Trucking employment dropped further in September, with 100 more jobs opening up for drivers. Since the start of 2017, there has been a gap between the demand for drivers, and the decreasing number of available drivers who meet the requirements of fleets. Since this has been going on for almost 10 months, now, there are a number of consequences – as well as potential solutions – facing the trucking industry.

Trucking Employment And Independent Carriers

With trucking employment down, the demands from customers is placing a strain on the industry. To fix this, fleets are having drivers take on multiple shipments at once. This this is a stopgap measure, it is also leading to a fast burnout rate. Trucking industry analysts are showing indicators that customers who normally used fleets are looking to smaller carriers to handle shipments. Unfortunately, this could cause fleets to scale back further in order to save on overhead costs. What’s more, the implementation of ELDs will still limit the number of hours truckers can haul shipments on a day-to-day basis.

Tax Reform Is Not Necessarily The Answer

A couple of weeks ago, people in Washington, DC proposed that tax reform and walking back estate taxes would help the trucking industry at large. Reducing taxes would stimulate growth and allow fleets to hire more people and get more trucks on the road. A cursory analysis has shown that this tax reform would help roughly 30 small family-owned fleets, and not much more. Unfortunately, this is not representative of the trucking industry as a whole, and the payoff would not remedy the current trucking employment situation.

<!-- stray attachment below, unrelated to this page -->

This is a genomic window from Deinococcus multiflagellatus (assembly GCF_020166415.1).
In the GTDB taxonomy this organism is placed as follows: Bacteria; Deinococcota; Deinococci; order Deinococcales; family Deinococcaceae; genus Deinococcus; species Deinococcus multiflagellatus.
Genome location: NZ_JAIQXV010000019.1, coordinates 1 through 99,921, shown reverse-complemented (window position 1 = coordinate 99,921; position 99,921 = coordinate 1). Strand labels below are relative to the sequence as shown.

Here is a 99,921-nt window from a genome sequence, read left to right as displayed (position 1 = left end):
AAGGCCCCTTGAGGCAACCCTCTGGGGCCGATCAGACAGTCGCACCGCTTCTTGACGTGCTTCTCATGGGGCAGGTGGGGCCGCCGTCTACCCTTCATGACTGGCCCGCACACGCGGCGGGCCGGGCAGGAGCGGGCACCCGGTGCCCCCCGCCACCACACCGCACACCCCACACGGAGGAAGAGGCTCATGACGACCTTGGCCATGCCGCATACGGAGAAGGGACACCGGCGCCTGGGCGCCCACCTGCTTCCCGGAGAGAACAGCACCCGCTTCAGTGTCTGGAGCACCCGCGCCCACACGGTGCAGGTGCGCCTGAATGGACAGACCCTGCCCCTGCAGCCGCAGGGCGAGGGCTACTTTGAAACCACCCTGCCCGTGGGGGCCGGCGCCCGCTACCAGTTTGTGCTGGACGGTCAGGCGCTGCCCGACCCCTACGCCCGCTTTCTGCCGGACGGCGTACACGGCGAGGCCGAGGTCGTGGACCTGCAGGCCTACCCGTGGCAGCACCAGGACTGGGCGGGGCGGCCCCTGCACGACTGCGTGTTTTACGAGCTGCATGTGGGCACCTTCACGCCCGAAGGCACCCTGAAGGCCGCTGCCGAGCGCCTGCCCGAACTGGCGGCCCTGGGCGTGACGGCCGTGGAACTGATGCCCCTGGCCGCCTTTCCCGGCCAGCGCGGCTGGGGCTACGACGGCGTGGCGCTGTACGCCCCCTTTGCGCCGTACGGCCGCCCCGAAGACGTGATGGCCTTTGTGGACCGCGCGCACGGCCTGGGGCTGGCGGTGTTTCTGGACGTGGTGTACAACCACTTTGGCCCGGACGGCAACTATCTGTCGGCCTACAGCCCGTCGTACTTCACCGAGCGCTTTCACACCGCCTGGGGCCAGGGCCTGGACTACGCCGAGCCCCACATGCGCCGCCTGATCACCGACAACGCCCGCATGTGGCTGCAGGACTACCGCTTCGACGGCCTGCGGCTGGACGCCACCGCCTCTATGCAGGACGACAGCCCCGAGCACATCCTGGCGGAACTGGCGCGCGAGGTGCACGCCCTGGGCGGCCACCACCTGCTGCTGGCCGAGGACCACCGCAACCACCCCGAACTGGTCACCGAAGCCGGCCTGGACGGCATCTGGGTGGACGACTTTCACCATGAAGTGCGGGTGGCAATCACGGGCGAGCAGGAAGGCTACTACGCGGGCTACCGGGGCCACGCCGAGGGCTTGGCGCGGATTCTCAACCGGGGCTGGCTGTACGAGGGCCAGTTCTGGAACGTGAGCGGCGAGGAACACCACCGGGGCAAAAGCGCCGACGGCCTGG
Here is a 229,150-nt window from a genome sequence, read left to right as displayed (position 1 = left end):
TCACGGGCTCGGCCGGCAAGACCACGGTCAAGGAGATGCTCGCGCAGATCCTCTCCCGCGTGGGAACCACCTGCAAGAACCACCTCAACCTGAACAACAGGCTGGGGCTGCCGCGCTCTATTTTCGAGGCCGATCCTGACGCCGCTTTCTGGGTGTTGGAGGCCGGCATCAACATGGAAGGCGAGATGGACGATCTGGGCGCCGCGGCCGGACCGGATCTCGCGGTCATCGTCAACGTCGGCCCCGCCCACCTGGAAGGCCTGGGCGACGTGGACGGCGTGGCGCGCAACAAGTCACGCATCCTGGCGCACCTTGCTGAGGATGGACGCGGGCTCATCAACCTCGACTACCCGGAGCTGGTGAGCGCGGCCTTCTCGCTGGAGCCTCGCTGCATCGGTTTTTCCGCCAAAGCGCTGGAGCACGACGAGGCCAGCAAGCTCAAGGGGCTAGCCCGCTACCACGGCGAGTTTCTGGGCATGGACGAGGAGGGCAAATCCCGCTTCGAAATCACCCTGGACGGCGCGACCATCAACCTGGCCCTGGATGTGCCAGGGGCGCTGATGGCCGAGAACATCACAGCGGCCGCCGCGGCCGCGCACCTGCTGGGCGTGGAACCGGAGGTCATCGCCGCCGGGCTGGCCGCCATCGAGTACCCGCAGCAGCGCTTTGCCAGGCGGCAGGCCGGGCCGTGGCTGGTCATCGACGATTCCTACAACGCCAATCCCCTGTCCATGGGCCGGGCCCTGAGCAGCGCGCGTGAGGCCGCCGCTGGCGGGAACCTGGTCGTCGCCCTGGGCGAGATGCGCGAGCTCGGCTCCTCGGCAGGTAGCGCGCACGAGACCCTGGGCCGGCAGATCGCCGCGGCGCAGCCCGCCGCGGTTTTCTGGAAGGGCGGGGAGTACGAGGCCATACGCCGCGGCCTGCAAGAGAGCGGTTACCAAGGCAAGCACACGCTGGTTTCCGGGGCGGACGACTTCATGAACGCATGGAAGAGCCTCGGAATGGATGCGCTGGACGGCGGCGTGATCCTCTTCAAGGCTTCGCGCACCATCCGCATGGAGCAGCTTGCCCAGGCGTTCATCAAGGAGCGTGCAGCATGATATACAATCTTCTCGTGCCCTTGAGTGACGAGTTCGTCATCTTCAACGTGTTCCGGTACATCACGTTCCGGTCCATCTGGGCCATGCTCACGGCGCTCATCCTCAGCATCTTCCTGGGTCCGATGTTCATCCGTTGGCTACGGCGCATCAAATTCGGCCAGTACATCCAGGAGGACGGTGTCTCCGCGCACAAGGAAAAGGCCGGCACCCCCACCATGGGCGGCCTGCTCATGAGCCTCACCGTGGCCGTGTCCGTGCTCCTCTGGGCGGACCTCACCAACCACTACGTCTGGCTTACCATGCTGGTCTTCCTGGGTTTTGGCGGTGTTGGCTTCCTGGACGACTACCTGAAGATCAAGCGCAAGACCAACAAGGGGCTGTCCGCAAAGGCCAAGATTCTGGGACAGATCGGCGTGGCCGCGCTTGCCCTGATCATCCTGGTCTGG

Fleets Are Starting To Offer More

Not willing to wait things out and see if the trucking employment situation corrects itself, or relying on delays and empty motions from Washington, DC, fleets are becoming more pro-active. Fleets are offering increased pay rates, sign on bonuses, benefits, and more as a means of not only bringing in new drivers, but retaining them. Earlier this year, driver retention was one of the biggest factors influencing trucking employment. Since some fleets have started rethinking what they offer their drivers, retention is starting to turn around.

New Blood

One of the biggest hopes for the trucking industry is coming from young people and women. Students who have connections to veterans have access to certain financial benefits and programs for training as commercial drivers. As we reported earlier this week, women are graduating from technical schools in droves, and using their CDLs to enter the trucking industry with well-paying salaries.

Making Transaction Easier

One of the biggest obstacles causing strains on the trucking industry comes from a backlog of open invoices. When there are delays in payments from customers, cash flow slows down, financial obligations cannot be met, and employees cannot get paid. With services like freight bill factoring and accounts receivable financing, invoices can be converted to capital much faster than waiting on legislation or seeking out talented drivers. If you own a fleet, or if you are an independent owner operator experiencing cash flow problems from unpaid customer invoices, contact Express Freight Finance. We provide debt-free working capital solutions for fleets and truckers across the country.